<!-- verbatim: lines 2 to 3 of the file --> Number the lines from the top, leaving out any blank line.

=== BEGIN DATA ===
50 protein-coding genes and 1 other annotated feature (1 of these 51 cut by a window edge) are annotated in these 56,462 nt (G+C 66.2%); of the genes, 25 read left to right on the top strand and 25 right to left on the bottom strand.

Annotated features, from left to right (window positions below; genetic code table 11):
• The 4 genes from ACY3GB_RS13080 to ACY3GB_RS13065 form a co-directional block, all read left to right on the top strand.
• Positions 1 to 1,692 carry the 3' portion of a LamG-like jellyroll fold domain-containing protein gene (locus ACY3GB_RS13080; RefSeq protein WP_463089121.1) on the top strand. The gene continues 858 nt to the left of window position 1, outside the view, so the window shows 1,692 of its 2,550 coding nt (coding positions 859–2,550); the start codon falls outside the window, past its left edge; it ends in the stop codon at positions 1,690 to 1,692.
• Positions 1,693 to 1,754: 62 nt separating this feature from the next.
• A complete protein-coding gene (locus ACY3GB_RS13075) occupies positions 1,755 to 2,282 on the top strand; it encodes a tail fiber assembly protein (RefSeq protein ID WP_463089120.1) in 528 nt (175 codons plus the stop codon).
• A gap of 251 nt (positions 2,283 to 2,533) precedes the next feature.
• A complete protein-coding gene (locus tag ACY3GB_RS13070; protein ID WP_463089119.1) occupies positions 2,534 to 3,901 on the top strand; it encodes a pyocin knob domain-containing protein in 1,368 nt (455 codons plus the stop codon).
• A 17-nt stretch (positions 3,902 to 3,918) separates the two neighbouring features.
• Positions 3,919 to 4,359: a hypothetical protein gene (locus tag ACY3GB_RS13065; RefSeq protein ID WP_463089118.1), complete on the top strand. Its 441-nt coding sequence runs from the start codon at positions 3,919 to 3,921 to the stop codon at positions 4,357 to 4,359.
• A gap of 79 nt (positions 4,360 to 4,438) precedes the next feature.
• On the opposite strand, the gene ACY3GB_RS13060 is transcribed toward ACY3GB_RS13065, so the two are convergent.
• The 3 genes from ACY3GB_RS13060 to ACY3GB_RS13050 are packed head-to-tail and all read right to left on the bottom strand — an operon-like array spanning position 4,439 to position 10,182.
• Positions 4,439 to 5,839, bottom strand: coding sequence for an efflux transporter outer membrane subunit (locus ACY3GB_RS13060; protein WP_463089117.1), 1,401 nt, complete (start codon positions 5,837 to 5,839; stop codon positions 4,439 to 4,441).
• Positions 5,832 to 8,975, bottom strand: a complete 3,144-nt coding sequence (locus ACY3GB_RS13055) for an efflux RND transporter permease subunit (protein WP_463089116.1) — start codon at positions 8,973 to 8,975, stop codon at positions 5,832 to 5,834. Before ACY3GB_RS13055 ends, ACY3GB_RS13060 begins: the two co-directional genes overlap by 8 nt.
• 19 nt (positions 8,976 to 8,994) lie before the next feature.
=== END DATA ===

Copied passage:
Annotated features, from left to right (window positions below; genetic code table 11):
• The 4 genes from ACY3GB_RS13080 to ACY3GB_RS13065 form a co-directional block, all read left to right on the top strand.